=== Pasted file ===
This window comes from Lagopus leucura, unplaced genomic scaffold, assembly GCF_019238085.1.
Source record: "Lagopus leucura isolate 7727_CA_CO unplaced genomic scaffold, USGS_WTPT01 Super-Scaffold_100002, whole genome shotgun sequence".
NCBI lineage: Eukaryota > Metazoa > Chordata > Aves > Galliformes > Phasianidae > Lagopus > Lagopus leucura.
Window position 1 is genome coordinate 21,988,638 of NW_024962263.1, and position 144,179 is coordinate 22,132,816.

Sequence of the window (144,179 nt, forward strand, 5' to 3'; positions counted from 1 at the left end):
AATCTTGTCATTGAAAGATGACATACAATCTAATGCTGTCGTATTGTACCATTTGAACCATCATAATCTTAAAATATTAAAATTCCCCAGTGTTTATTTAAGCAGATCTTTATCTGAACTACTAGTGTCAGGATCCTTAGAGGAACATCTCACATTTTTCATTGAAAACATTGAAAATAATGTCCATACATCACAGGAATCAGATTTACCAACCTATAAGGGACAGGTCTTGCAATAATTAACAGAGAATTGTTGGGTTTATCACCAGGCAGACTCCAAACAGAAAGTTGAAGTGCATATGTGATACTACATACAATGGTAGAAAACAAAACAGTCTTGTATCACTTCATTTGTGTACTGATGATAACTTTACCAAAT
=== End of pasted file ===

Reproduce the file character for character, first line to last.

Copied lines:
This window comes from Lagopus leucura, unplaced genomic scaffold, assembly GCF_019238085.1.
Source record: "Lagopus leucura isolate 7727_CA_CO unplaced genomic scaffold, USGS_WTPT01 Super-Scaffold_100002, whole genome shotgun sequence".
NCBI lineage: Eukaryota > Metazoa > Chordata > Aves > Galliformes > Phasianidae > Lagopus > Lagopus leucura.
Window position 1 is genome coordinate 21,988,638 of NW_024962263.1, and position 144,179 is coordinate 22,132,816.

Sequence of the window (144,179 nt, forward strand, 5' to 3'; positions counted from 1 at the left end):
AATCTTGTCATTGAAAGATGACATACAATCTAATGCTGTCGTATTGTACCATTTGAACCATCATAATCTTAAAATATTAAAATTCCCCAGTGTTTATTTAAGCAGATCTTTATCTGAACTACTAGTGTCAGGATCCTTAGAGGAACATCTCACATTTTTCATTGAAAACATTGAAAATAATGTCCATACATCACAGGAATCAGATTTACCAACCTATAAGGGACAGGTCTTGCAATAATTAACAGAGAATTGTTGGGTTTATCACCAGGCAGACTCCAAACAGAAAGTTGAAGTGCATATGTGATACTACATACAATGGTAGAAAACAAAACAGTCTTGTATCACTTCATTTGTGTACTGATGATAACTTTACCAAAT